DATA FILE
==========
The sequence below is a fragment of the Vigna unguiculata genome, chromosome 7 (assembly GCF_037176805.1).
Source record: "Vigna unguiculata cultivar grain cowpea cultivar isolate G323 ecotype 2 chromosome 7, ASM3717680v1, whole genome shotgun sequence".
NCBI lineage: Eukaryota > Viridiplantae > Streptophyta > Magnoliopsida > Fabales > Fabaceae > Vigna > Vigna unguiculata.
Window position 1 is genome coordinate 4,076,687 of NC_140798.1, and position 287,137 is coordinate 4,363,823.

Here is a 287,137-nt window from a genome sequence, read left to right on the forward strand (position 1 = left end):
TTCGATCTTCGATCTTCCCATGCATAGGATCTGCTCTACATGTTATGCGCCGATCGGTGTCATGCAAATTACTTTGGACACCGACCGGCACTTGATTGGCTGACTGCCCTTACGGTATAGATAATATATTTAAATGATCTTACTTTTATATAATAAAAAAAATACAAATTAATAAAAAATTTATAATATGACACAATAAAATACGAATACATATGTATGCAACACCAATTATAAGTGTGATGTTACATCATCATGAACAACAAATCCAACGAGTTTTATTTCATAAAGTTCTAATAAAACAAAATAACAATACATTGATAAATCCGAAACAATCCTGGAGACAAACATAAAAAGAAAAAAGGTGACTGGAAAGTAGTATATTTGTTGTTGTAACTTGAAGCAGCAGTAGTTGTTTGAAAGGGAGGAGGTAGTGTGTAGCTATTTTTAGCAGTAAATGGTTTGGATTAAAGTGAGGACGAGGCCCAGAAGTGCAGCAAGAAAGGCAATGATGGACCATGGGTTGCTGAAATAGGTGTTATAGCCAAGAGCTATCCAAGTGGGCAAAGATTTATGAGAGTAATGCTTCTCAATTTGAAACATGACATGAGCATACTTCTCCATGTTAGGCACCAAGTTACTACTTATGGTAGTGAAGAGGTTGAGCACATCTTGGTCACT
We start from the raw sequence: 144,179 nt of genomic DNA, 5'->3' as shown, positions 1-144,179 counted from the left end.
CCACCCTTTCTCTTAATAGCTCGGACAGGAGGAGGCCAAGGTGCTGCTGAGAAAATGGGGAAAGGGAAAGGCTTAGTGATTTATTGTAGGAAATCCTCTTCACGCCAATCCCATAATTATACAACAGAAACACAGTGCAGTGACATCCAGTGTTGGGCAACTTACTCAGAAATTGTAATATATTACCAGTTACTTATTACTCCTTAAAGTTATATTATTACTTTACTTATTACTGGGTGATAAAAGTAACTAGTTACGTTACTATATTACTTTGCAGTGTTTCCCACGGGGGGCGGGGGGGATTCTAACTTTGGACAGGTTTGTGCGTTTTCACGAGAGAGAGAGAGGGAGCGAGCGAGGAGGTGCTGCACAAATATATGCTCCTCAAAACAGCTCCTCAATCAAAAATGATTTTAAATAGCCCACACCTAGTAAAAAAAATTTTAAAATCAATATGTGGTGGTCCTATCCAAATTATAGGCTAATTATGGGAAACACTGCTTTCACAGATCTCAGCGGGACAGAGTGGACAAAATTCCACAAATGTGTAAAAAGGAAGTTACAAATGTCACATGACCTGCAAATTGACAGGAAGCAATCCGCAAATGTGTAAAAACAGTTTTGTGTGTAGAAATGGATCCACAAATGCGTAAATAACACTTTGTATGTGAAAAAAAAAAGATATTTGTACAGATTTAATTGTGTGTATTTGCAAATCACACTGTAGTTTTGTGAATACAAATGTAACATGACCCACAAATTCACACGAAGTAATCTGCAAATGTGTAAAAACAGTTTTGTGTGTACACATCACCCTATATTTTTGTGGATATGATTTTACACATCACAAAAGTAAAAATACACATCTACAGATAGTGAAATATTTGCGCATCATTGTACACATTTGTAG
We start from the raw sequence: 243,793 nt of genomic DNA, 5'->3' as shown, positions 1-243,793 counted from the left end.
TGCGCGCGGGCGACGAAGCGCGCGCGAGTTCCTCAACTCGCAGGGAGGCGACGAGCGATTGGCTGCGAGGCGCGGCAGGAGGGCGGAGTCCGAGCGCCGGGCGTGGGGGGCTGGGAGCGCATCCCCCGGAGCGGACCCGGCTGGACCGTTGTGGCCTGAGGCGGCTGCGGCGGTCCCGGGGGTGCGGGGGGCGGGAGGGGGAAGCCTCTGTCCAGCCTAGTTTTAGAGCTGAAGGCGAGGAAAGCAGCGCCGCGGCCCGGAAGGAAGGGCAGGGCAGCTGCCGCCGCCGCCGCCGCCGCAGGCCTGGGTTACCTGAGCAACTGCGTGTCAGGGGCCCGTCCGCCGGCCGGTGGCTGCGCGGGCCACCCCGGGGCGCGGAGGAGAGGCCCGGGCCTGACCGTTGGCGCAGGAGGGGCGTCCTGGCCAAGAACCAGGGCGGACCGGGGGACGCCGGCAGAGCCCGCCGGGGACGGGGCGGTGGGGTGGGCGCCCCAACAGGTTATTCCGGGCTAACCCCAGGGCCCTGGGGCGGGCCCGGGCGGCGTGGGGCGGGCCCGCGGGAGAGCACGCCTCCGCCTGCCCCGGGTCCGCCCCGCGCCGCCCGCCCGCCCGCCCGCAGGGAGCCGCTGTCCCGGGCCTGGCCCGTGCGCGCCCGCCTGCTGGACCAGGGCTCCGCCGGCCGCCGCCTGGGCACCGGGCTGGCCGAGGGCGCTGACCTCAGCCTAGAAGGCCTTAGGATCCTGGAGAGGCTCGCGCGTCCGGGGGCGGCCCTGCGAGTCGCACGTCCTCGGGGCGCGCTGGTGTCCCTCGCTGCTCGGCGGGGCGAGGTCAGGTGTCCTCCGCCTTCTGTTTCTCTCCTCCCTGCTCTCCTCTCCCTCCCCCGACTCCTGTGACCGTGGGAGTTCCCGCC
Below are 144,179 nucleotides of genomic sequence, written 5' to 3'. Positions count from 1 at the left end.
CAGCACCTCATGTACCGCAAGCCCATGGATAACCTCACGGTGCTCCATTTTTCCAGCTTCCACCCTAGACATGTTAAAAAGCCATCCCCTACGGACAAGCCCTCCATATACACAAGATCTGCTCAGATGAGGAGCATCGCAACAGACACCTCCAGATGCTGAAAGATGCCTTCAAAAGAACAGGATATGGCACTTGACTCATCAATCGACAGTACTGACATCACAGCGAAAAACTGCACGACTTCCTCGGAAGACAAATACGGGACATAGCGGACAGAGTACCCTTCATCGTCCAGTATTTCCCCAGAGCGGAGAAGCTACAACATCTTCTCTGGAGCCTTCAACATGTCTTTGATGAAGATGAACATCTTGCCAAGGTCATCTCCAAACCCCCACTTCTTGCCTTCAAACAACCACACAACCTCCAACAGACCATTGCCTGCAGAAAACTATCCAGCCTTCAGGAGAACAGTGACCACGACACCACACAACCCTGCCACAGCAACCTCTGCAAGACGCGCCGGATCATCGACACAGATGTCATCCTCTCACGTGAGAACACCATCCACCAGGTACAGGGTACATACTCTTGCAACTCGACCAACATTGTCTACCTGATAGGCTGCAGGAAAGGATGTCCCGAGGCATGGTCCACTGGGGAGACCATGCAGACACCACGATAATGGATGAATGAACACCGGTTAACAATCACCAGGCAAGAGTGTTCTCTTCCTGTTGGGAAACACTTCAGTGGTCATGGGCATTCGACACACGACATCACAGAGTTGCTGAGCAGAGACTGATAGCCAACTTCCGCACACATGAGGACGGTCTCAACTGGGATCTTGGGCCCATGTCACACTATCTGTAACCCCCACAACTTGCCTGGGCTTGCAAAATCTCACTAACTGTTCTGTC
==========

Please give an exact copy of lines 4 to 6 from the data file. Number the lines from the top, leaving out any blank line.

Window position 1 is genome coordinate 4,076,687 of NC_140798.1, and position 287,137 is coordinate 4,363,823.

Here is a 287,137-nt window from a genome sequence, read left to right on the forward strand (position 1 = left end):
TTCGATCTTCGATCTTCCCATGCATAGGATCTGCTCTACATGTTATGCGCCGATCGGTGTCATGCAAATTACTTTGGACACCGACCGGCACTTGATTGGCTGACTGCCCTTACGGTATAGATAATATATTTAAATGATCTTACTTTTATATAATAAAAAAAATACAAATTAATAAAAAATTTATAATATGACACAATAAAATACGAATACATATGTATGCAACACCAATTATAAGTGTGATGTTACATCATCATGAACAACAAATCCAACGAGTTTTATTTCATAAAGTTCTAATAAAACAAAATAACAATACATTGATAAATCCGAAACAATCCTGGAGACAAACATAAAAAGAAAAAAGGTGACTGGAAAGTAGTATATTTGTTGTTGTAACTTGAAGCAGCAGTAGTTGTTTGAAAGGGAGGAGGTAGTGTGTAGCTATTTTTAGCAGTAAATGGTTTGGATTAAAGTGAGGACGAGGCCCAGAAGTGCAGCAAGAAAGGCAATGATGGACCATGGGTTGCTGAAATAGGTGTTATAGCCAAGAGCTATCCAAGTGGGCAAAGATTTATGAGAGTAATGCTTCTCAATTTGAAACATGACATGAGCATACTTCTCCATGTTAGGCACCAAGTTACTACTTATGGTAGTGAAGAGGTTGAGCACATCTTGGTCACT